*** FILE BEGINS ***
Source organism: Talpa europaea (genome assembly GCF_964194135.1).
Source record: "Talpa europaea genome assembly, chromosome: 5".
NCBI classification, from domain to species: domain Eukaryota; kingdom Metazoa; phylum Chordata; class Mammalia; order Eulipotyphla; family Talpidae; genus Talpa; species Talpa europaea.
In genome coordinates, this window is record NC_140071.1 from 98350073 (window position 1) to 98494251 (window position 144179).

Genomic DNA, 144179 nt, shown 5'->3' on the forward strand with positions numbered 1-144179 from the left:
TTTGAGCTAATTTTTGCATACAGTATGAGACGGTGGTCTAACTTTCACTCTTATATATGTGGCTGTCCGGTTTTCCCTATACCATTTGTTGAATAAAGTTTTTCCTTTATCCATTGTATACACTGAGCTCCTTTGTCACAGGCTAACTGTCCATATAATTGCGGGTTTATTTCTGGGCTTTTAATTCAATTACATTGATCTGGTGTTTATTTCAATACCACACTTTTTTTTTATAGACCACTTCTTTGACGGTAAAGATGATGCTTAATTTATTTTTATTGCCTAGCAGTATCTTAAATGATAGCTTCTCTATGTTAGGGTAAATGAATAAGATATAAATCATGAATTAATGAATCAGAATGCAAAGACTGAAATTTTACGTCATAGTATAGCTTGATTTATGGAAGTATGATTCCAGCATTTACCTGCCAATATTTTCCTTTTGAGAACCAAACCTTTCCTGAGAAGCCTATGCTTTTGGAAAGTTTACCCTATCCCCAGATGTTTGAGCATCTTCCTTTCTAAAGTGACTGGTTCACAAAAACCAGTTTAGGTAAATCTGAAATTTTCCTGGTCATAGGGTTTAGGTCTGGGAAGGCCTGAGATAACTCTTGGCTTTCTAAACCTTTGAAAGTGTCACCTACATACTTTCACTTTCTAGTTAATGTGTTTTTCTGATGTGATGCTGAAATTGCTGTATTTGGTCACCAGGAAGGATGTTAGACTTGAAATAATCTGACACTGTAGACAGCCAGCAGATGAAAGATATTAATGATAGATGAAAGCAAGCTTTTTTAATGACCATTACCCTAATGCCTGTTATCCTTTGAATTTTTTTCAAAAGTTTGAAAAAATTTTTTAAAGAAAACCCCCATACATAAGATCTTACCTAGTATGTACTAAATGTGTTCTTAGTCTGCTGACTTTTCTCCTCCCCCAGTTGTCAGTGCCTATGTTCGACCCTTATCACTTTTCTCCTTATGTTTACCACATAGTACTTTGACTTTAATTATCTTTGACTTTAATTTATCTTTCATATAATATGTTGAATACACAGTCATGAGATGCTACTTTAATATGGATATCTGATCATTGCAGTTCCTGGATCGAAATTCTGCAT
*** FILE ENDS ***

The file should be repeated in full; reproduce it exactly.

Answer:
Source organism: Talpa europaea (genome assembly GCF_964194135.1).
Source record: "Talpa europaea genome assembly, chromosome: 5".
NCBI classification, from domain to species: domain Eukaryota; kingdom Metazoa; phylum Chordata; class Mammalia; order Eulipotyphla; family Talpidae; genus Talpa; species Talpa europaea.
In genome coordinates, this window is record NC_140071.1 from 98350073 (window position 1) to 98494251 (window position 144179).

Genomic DNA, 144179 nt, shown 5'->3' on the forward strand with positions numbered 1-144179 from the left:
TTTGAGCTAATTTTTGCATACAGTATGAGACGGTGGTCTAACTTTCACTCTTATATATGTGGCTGTCCGGTTTTCCCTATACCATTTGTTGAATAAAGTTTTTCCTTTATCCATTGTATACACTGAGCTCCTTTGTCACAGGCTAACTGTCCATATAATTGCGGGTTTATTTCTGGGCTTTTAATTCAATTACATTGATCTGGTGTTTATTTCAATACCACACTTTTTTTTTATAGACCACTTCTTTGACGGTAAAGATGATGCTTAATTTATTTTTATTGCCTAGCAGTATCTTAAATGATAGCTTCTCTATGTTAGGGTAAATGAATAAGATATAAATCATGAATTAATGAATCAGAATGCAAAGACTGAAATTTTACGTCATAGTATAGCTTGATTTATGGAAGTATGATTCCAGCATTTACCTGCCAATATTTTCCTTTTGAGAACCAAACCTTTCCTGAGAAGCCTATGCTTTTGGAAAGTTTACCCTATCCCCAGATGTTTGAGCATCTTCCTTTCTAAAGTGACTGGTTCACAAAAACCAGTTTAGGTAAATCTGAAATTTTCCTGGTCATAGGGTTTAGGTCTGGGAAGGCCTGAGATAACTCTTGGCTTTCTAAACCTTTGAAAGTGTCACCTACATACTTTCACTTTCTAGTTAATGTGTTTTTCTGATGTGATGCTGAAATTGCTGTATTTGGTCACCAGGAAGGATGTTAGACTTGAAATAATCTGACACTGTAGACAGCCAGCAGATGAAAGATATTAATGATAGATGAAAGCAAGCTTTTTTAATGACCATTACCCTAATGCCTGTTATCCTTTGAATTTTTTTCAAAAGTTTGAAAAAATTTTTTAAAGAAAACCCCCATACATAAGATCTTACCTAGTATGTACTAAATGTGTTCTTAGTCTGCTGACTTTTCTCCTCCCCCAGTTGTCAGTGCCTATGTTCGACCCTTATCACTTTTCTCCTTATGTTTACCACATAGTACTTTGACTTTAATTATCTTTGACTTTAATTTATCTTTCATATAATATGTTGAATACACAGTCATGAGATGCTACTTTAATATGGATATCTGATCATTGCAGTTCCTGGATCGAAATTCTGCAT